SALT LAKE CITY – Blake Griffin did not make the trip to Utah for the Clippers’ match-up Saturday night against the Jazz and will miss at least the rest of the team’s current five-game road trip with a partially torn quad tendon suffered in the Clippers’ Christmas win against the Lakers.
The injury occurred on a drive to the basket in the first quarter Friday night, and an MRI revealed the partial tear Saturday morning. Griffin will begin a recovery and treatment plan and will be re-evaluated in two weeks.
Despite the injury occurring early in the game against the Lakers, Griffin played the rest of the night, finishing with 13 points, 12 rebounds and seven assists. The 13 points marked his lowest total of the month after scoring at least 15 points in each of his previous 11 games in December.
Some Clippers had a better idea than others that something was wrong, even though Griffin played 36 minutes, including late in the fourth quarter when the Lakers drew close.
Jamal Crawford was among the players who could tell something was up, but he said it’s tough to know how bad something’s bothering Griffin because of his toughness.
“He plays through stuff,” Crawford said. “He mentioned something, and you could see the look on his face. I’ve known him now four years, so you can tell when something’s a little off. He was a little off. He kind of said that toward the end of the game, but you could kind of tell.”
Other players didn’t realize anything was wrong until Griffin wasn’t on the plane after the game going to Utah.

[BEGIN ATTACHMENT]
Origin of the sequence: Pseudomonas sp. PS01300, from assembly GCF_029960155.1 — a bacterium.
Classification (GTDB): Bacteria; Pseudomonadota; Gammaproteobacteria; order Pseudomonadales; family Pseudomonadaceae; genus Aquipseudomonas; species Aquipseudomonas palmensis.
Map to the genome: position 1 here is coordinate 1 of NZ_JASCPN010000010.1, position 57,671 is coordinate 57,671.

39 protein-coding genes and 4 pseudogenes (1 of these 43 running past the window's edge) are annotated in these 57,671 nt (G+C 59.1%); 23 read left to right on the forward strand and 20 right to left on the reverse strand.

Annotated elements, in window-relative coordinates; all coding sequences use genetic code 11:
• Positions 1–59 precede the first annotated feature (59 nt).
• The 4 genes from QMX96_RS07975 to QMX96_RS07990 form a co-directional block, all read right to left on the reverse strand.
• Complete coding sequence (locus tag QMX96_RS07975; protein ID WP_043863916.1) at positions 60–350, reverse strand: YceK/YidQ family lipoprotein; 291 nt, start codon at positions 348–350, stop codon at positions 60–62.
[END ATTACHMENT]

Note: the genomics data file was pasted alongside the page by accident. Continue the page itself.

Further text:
“Then we kind of figured out, ‘OK, something’s bothering him,’” said Cole Aldrich. “He’s just going to get checked out, maybe meet with us in Washington. Turned out to be a little more serious than we all hoped for.”
Still, it was encouraging for the Clippers when they found out surgery doesn’t appear to be necessary.
“I know how injuries go, seeing them and being around the league a while,” Crawford said. “Something like that, you’re just thankful it wasn’t something more. It could’ve been worse for sure, and I’m just happy it wasn’t.”
While Griffin will be re-evaluated in two weeks, it could be longer than that before he returns. Doc Rivers said sometimes those injuries take a week or two, and something they can take a month or longer.
The Clippers will be patient as they wait to find out how long they’ll be without their leading scorer.
Griffin, who missed time last year after surgery for a staph infection in his elbow, had not missed any of the Clippers’ first 30 games of the year. When Griffin went out last year for 15 games, the Clippers went 9-6.
Crawford said he hopes the Clippers can draw from that, but last year is last year and that was a different team.
“Obviously the foundation of the team is still the same and the coach, but there’s so many moving parts,” Crawford said. “We have to figure it out. There’s only one Blake, that’s for sure.”
Rivers said the Clippers have done well in the past bouncing back when someone goes down. That was certainly the case for DeAndre Jordan when Griffin went out last year, with the Clippers’ center averaging 14.9 points and 18.5 rebounds during those 15 games.
But both Rivers and Crawford said the Clippers can’t just rely on one player with Griffin down, nor do they want Jordan changing the way he plays.
“We don’t need anybody to try to do more, just everybody do their jobs and kind of pitch in,” Rivers said. “When one or two guys try to take up the slack, you usually mess it up. I just think obviously you’re not going to replace Blake and no one is, so everyone just has to pitch in.”
Griffin leads the team with 23.2 points per game and is second on the team in both rebounds per game (8.7) and assists per game (5.0). Griffin is also among the top vote-getters after the first returns of All-Star voting, trailing only Kobe Bryant and Kevin Durant among the West’s frontcourt players.
With Griffin out, Josh Smith, who didn’t play in either of the Clippers’ previous two games, earned the start in Utah.